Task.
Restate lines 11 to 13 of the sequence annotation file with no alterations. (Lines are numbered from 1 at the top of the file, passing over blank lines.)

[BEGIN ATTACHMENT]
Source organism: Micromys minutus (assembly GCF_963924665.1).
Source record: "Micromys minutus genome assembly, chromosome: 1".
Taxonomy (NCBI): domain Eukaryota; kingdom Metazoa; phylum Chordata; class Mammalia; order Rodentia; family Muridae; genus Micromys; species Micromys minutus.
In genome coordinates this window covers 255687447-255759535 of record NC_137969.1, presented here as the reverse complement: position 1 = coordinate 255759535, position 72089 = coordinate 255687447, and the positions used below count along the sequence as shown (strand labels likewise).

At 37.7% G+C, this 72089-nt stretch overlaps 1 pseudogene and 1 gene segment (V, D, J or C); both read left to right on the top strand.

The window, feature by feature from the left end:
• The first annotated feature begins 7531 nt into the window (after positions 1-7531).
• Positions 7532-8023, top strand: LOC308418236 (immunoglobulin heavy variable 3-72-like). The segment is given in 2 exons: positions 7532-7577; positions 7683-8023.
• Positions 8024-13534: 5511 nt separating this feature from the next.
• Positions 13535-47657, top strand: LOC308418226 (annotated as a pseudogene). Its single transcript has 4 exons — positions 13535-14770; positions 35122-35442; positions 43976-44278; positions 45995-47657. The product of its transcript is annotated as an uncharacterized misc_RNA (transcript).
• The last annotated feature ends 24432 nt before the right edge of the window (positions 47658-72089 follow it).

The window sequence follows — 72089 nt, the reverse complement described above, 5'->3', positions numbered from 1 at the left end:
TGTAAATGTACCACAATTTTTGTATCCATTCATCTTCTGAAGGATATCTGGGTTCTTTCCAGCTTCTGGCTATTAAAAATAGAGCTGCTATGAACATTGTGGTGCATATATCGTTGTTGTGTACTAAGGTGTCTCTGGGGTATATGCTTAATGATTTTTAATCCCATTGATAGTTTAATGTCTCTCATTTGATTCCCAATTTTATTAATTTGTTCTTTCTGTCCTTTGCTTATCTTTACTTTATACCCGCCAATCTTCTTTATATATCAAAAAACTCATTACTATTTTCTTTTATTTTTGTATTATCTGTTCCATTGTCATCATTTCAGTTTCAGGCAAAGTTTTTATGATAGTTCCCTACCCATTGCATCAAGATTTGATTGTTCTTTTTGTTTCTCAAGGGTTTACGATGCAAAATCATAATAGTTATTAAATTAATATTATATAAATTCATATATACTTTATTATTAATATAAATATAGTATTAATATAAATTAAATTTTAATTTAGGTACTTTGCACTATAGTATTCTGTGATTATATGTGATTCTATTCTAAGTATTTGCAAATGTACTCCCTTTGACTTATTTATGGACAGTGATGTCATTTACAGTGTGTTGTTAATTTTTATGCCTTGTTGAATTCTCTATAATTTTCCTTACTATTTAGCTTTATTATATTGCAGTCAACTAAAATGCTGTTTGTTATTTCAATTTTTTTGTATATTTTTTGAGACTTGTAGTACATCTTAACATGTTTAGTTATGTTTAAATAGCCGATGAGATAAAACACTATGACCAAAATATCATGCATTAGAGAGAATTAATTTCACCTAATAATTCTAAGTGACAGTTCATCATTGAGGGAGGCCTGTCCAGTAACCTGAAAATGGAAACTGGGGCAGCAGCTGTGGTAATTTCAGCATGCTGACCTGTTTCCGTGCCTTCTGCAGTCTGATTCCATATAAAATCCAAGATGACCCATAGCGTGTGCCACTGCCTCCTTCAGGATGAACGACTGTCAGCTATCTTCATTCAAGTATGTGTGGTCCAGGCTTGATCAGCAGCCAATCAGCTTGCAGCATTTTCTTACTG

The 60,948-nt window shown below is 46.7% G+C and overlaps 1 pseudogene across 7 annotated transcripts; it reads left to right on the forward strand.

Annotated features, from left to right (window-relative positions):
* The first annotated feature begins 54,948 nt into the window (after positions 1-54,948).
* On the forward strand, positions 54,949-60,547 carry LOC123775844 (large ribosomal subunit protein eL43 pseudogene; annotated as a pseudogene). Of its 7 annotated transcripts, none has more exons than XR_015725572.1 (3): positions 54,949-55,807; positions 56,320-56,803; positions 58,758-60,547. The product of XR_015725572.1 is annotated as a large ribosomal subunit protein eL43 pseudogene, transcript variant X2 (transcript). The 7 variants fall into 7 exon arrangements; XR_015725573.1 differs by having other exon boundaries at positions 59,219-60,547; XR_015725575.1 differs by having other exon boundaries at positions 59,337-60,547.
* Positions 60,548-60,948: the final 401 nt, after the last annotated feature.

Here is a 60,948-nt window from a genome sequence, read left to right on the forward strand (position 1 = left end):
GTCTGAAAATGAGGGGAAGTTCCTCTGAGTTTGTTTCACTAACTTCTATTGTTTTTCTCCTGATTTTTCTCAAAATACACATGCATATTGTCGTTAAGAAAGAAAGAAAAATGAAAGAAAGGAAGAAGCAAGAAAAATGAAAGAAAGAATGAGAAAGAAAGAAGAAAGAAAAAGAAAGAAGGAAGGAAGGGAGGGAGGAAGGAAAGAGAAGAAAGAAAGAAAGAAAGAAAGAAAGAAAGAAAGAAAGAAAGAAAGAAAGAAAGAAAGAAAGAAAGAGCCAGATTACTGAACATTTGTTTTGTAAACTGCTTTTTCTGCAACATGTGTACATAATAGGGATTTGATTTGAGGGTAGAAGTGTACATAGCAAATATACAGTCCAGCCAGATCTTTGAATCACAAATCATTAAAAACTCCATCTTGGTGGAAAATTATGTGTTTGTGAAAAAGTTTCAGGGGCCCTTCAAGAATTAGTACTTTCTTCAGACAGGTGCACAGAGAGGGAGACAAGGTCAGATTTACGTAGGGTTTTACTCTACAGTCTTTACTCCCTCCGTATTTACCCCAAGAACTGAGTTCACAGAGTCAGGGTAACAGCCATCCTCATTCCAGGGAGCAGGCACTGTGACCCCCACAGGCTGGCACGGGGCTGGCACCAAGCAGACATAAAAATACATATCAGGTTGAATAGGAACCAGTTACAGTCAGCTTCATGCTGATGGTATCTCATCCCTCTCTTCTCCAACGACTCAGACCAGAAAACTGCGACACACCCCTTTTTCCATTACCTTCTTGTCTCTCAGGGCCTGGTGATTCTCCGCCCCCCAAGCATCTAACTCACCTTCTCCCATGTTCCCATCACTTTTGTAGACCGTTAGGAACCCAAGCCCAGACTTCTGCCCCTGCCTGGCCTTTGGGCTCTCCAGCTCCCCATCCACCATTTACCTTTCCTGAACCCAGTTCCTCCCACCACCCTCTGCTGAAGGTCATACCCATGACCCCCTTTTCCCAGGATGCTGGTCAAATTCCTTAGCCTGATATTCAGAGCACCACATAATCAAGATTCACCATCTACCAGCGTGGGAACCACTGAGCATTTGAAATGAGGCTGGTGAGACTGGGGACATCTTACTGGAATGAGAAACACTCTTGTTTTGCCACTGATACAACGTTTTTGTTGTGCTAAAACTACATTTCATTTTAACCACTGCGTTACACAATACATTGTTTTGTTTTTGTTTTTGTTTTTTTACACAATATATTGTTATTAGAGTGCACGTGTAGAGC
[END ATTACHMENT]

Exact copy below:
• The last annotated feature ends 24432 nt before the right edge of the window (positions 47658-72089 follow it).

The window sequence follows — 72089 nt, the reverse complement described above, 5'->3', positions numbered from 1 at the left end:
TGTAAATGTACCACAATTTTTGTATCCATTCATCTTCTGAAGGATATCTGGGTTCTTTCCAGCTTCTGGCTATTAAAAATAGAGCTGCTATGAACATTGTGGTGCATATATCGTTGTTGTGTACTAAGGTGTCTCTGGGGTATATGCTTAATGATTTTTAATCCCATTGATAGTTTAATGTCTCTCATTTGATTCCCAATTTTATTAATTTGTTCTTTCTGTCCTTTGCTTATCTTTACTTTATACCCGCCAATCTTCTTTATATATCAAAAAACTCATTACTATTTTCTTTTATTTTTGTATTATCTGTTCCATTGTCATCATTTCAGTTTCAGGCAAAGTTTTTATGATAGTTCCCTACCCATTGCATCAAGATTTGATTGTTCTTTTTGTTTCTCAAGGGTTTACGATGCAAAATCATAATAGTTATTAAATTAATATTATATAAATTCATATATACTTTATTATTAATATAAATATAGTATTAATATAAATTAAATTTTAATTTAGGTACTTTGCACTATAGTATTCTGTGATTATATGTGATTCTATTCTAAGTATTTGCAAATGTACTCCCTTTGACTTATTTATGGACAGTGATGTCATTTACAGTGTGTTGTTAATTTTTATGCCTTGTTGAATTCTCTATAATTTTCCTTACTATTTAGCTTTATTATATTGCAGTCAACTAAAATGCTGTTTGTTATTTCAATTTTTTTGTATATTTTTTGAGACTTGTAGTACATCTTAACATGTTTAGTTATGTTTAAATAGCCGATGAGATAAAACACTATGACCAAAATATCATGCATTAGAGAGAATTAATTTCACCTAATAATTCTAAGTGACAGTTCATCATTGAGGGAGGCCTGTCCAGTAACCTGAAAATGGAAACTGGGGCAGCAGCTGTGGTAATTTCAGCATGCTGACCTGTTTCCGTGCCTTCTGCAGTCTGATTCCATATAAAATCCAAGATGACCCATAGCGTGTGCCACTGCCTCCTTCAGGATGAACGACTGTCAGCTATCTTCATTCAAGTATGTGTGGTCCAGGCTTGATCAGCAGCCAATCAGCTTGCAGCATTTTCTTACTG